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Spoofs & Satire

A World Without Me

Assume all human life within an apartment suddenly and inexplicably vanishes, said human life consisting entirely of me. What happens next?

Two days after my disappearance, very little has changed in my apartment. A red dot blinks on the answering machine, announcing a missed call. The refrigerator’s compressor turns on and off at regular intervals. A cockroach emerges from under the stove and skitters beneath the dishwasher. The most noticeable difference is the milk, which has been left out on the counter and gone sour. Perhaps I had it out when I inexplicably vanished. More likely, I just forgot to put it away again, as usual.

Ten days after I’m gone, the roaches move about with impunity. Rats scurry, unseen, through the cabinets. The houseplant near the window is brown and withered, although it could have been like that before my departure. I never paid much attention to it. The milk on the counter is slowly turning into a solid, giving off a foul odor that blends in seamlessly with those emanating from the month-old pizza boxes and piles of dirty laundry.

After three months, animals not usually encountered in urban areas will have ventured into the apartment. Wolves roam freely, scavenging for food and drinking out of the toilet. An antelope buries its snout in a half-empty box of Cheerios. A mountain lion knocks over the milk, rendering the entire kitchen and part of the connecting hall uninhabitable for several months.

One year after I’ve vanished, weeds poke through the kitchen tiles and around the edges of the rugs. The jungle can never be eliminated, only tamed, and with no one to mop or vacuum (which I probably would have gotten around to one day or another), the wilderness begins to re-stake its claim.

In the bedroom an owl returns to its nest in my sock drawer, causing the bureau to cave in on itself and crash to the floor. After five years, the refrigerator convulses and dies with a great shudder, causing several pheasants to take flight. Saplings are springing up everywhere. Vines grow up the wall, almost completely concealing the phone. The red light continues to blink incessantly. All these years after my mysterious disappearance, and there’s still only that single message. No one has missed me. The city is a cruel and lonely place. I was right to have disappeared.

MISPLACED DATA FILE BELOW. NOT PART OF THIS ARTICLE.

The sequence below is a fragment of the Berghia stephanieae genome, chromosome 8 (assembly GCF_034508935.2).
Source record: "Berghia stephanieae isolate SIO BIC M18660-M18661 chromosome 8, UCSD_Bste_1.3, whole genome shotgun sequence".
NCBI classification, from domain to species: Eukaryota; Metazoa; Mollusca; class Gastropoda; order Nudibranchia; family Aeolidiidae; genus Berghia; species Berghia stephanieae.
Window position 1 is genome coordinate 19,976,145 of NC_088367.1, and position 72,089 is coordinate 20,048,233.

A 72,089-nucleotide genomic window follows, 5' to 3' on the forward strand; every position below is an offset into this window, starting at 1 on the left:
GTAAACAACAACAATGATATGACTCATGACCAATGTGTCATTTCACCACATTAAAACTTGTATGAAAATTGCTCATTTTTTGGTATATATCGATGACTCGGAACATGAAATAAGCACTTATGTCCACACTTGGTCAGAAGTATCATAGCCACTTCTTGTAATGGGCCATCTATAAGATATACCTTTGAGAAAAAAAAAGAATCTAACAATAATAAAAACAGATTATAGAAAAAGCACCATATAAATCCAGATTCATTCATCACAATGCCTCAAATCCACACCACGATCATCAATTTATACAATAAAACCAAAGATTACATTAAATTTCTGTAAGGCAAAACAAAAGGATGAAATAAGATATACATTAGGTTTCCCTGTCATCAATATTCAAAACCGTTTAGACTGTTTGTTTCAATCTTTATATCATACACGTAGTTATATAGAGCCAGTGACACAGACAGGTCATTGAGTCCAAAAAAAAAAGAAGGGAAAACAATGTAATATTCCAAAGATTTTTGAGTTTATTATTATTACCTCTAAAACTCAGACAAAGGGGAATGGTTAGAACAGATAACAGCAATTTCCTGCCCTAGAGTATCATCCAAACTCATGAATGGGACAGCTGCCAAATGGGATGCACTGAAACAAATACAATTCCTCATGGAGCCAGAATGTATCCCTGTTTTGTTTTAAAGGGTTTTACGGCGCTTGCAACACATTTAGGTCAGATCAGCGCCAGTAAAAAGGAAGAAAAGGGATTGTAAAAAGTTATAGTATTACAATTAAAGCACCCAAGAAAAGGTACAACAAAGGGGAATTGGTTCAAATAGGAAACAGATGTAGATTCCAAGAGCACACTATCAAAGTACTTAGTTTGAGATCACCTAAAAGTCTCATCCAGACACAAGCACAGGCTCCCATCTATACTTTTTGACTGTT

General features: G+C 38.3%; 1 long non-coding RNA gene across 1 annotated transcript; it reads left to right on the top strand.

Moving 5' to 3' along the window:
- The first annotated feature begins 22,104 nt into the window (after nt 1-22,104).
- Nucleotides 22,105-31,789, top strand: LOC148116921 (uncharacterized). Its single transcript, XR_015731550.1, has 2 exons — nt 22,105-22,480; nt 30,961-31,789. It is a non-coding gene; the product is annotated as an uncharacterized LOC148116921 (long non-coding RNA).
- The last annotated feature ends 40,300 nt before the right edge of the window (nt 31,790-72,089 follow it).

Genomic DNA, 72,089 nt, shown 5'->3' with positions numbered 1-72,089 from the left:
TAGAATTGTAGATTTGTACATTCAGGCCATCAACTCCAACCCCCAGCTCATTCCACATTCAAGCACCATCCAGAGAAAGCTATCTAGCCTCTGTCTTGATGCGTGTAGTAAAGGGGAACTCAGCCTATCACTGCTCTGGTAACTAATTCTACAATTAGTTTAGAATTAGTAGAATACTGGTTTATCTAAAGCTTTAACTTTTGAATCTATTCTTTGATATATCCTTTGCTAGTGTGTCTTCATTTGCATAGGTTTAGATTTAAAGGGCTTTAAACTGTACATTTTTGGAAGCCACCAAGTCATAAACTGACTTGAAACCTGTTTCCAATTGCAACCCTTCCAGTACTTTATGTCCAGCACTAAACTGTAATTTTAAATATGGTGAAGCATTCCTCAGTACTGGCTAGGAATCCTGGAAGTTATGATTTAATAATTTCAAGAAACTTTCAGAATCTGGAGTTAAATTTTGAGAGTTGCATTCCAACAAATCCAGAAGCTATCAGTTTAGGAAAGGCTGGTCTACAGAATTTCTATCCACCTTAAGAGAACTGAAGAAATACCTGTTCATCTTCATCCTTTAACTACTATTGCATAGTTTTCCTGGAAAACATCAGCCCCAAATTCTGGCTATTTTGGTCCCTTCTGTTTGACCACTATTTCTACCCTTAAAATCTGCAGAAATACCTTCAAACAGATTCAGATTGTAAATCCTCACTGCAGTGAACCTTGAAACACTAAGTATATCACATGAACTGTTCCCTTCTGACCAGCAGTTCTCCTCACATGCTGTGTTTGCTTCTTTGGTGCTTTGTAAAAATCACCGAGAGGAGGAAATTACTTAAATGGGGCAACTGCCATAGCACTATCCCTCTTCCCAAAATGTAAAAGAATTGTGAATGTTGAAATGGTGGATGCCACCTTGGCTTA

Twenty years after I’m gone, the place could really use remodeling.

After 50 years, most of the wooden furniture has rotted out. In the bedroom an owl returns to its nest in my sock drawer, causing the bureau to cave in on itself and crash to the floor, a heap of rubble and Hanes boxer-briefs. In the living room, there’s a sharp crack. A moment later the TV stand crumbles under the weight of my ancient 21” Zenith, which shatters upon impact, sparks, and sets off a brush fire that displaces a herd of caribou.

In 100 years’ time, all the metal in my apartment, including my childhood bowling trophies, will have corroded. If chimpanzees manage to evolve and take over, they will surely cut themselves on the faucet handles.

After 250 years, there are no signs whatsoever that intelligent life ever existed, although my Walker, Texas Ranger DVDs are still in mint condition.

After 500 years, a small group of chimpanzees manages to evolve and take over the apartment. Before they can do much, they’re eaten by a bear.

After 1,000 years, my apartment is a vast, primordial wasteland. Suddenly a key turns in the lock and the door creaks open. It’s a distant descendant of my landlord, showing around a young couple looking for their first apartment. When they learn the rent is $39,000, they send out telepathic signals of uncertainty. The landlord reluctantly offers to include a free clone pod. Also, a new coat of paint. The couple agrees to move in on the first of the month.

Ralph Gamelli has been published in The Big Jewel, McSweeney’s, Monkeybicycle, and Yankee Pot Roast. This is the part where he’s supposed to put down some little joke, but as always he refuses to bow to societal expectations. More by Ralph Gamelli